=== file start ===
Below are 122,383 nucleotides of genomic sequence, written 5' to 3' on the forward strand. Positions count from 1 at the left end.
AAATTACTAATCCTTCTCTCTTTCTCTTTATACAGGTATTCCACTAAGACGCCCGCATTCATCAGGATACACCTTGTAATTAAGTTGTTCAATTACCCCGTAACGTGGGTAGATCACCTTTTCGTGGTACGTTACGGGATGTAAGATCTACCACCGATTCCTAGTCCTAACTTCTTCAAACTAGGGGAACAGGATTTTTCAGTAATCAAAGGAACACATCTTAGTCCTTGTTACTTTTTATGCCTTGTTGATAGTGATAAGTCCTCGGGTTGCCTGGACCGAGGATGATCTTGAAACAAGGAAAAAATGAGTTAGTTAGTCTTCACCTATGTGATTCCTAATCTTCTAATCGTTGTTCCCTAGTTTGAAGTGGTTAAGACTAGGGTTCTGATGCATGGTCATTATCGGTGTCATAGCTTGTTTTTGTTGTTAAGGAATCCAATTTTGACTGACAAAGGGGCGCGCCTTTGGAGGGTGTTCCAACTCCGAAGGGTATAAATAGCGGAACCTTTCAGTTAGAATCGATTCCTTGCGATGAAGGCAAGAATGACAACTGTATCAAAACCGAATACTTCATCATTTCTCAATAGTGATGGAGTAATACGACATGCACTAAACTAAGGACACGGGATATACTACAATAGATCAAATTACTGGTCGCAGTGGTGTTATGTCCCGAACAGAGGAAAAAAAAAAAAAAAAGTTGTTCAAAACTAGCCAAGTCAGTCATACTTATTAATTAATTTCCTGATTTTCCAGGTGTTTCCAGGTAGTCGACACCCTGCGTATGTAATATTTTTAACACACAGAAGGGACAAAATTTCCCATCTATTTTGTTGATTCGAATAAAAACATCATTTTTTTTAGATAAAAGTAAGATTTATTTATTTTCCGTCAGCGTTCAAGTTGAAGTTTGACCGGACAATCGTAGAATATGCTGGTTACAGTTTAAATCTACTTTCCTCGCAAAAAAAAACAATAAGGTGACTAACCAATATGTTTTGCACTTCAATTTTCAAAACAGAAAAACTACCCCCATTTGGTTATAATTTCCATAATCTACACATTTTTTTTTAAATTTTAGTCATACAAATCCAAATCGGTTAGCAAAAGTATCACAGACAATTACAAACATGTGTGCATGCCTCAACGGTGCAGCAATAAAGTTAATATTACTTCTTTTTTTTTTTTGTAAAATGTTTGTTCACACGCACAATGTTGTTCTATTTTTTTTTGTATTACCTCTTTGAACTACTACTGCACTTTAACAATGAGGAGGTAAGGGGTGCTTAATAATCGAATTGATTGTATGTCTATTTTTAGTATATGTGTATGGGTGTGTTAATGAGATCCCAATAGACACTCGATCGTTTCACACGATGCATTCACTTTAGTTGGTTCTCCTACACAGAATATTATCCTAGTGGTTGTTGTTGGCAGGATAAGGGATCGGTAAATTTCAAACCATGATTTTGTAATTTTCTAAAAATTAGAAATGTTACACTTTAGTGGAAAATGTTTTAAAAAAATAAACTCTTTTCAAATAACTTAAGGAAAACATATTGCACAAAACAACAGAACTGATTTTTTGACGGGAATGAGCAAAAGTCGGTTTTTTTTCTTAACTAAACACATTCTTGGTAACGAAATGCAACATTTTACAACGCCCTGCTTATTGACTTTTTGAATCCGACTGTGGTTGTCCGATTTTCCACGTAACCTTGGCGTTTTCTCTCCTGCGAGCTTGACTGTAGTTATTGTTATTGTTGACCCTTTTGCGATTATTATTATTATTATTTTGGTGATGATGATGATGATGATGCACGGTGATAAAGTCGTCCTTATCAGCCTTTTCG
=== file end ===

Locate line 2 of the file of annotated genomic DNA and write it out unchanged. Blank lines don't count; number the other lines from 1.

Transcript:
AAATTACTAATCCTTCTCTCTTTCTCTTTATACAGGTATTCCACTAAGACGCCCGCATTCATCAGGATACACCTTGTAATTAAGTTGTTCAATTACCCCGTAACGTGGGTAGATCACCTTTTCGTGGTACGTTACGGGATGTAAGATCTACCACCGATTCCTAGTCCTAACTTCTTCAAACTAGGGGAACAGGATTTTTCAGTAATCAAAGGAACACATCTTAGTCCTTGTTACTTTTTATGCCTTGTTGATAGTGATAAGTCCTCGGGTTGCCTGGACCGAGGATGATCTTGAAACAAGGAAAAAATGAGTTAGTTAGTCTTCACCTATGTGATTCCTAATCTTCTAATCGTTGTTCCCTAGTTTGAAGTGGTTAAGACTAGGGTTCTGATGCATGGTCATTATCGGTGTCATAGCTTGTTTTTGTTGTTAAGGAATCCAATTTTGACTGACAAAGGGGCGCGCCTTTGGAGGGTGTTCCAACTCCGAAGGGTATAAATAGCGGAACCTTTCAGTTAGAATCGATTCCTTGCGATGAAGGCAAGAATGACAACTGTATCAAAACCGAATACTTCATCATTTCTCAATAGTGATGGAGTAATACGACATGCACTAAACTAAGGACACGGGATATACTACAATAGATCAAATTACTGGTCGCAGTGGTGTTATGTCCCGAACAGAGGAAAAAAAAAAAAAAAAGTTGTTCAAAACTAGCCAAGTCAGTCATACTTATTAATTAATTTCCTGATTTTCCAGGTGTTTCCAGGTAGTCGACACCCTGCGTATGTAATATTTTTAACACACAGAAGGGACAAAATTTCCCATCTATTTTGTTGATTCGAATAAAAACATCATTTTTTTTAGATAAAAGTAAGATTTATTTATTTTCCGTCAGCGTTCAAGTTGAAGTTTGACCGGACAATCGTAGAATATGCTGGTTACAGTTTAAATCTACTTTCCTCGCAAAAAAAAACAATAAGGTGACTAACCAATATGTTTTGCACTTCAATTTTCAAAACAGAAAAACTACCCCCATTTGGTTATAATTTCCATAATCTACACATTTTTTTTTAAATTTTAGTCATACAAATCCAAATCGGTTAGCAAAAGTATCACAGACAATTACAAACATGTGTGCATGCCTCAACGGTGCAGCAATAAAGTTAATATTACTTCTTTTTTTTTTTTGTAAAATGTTTGTTCACACGCACAATGTTGTTCTATTTTTTTTTGTATTACCTCTTTGAACTACTACTGCACTTTAACAATGAGGAGGTAAGGGGTGCTTAATAATCGAATTGATTGTATGTCTATTTTTAGTATATGTGTATGGGTGTGTTAATGAGATCCCAATAGACACTCGATCGTTTCACACGATGCATTCACTTTAGTTGGTTCTCCTACACAGAATATTATCCTAGTGGTTGTTGTTGGCAGGATAAGGGATCGGTAAATTTCAAACCATGATTTTGTAATTTTCTAAAAATTAGAAATGTTACACTTTAGTGGAAAATGTTTTAAAAAAATAAACTCTTTTCAAATAACTTAAGGAAAACATATTGCACAAAACAACAGAACTGATTTTTTGACGGGAATGAGCAAAAGTCGGTTTTTTTTCTTAACTAAACACATTCTTGGTAACGAAATGCAACATTTTACAACGCCCTGCTTATTGACTTTTTGAATCCGACTGTGGTTGTCCGATTTTCCACGTAACCTTGGCGTTTTCTCTCCTGCGAGCTTGACTGTAGTTATTGTTATTGTTGACCCTTTTGCGATTATTATTATTATTATTTTGGTGATGATGATGATGATGATGCACGGTGATAAAGTCGTCCTTATCAGCCTTTTCG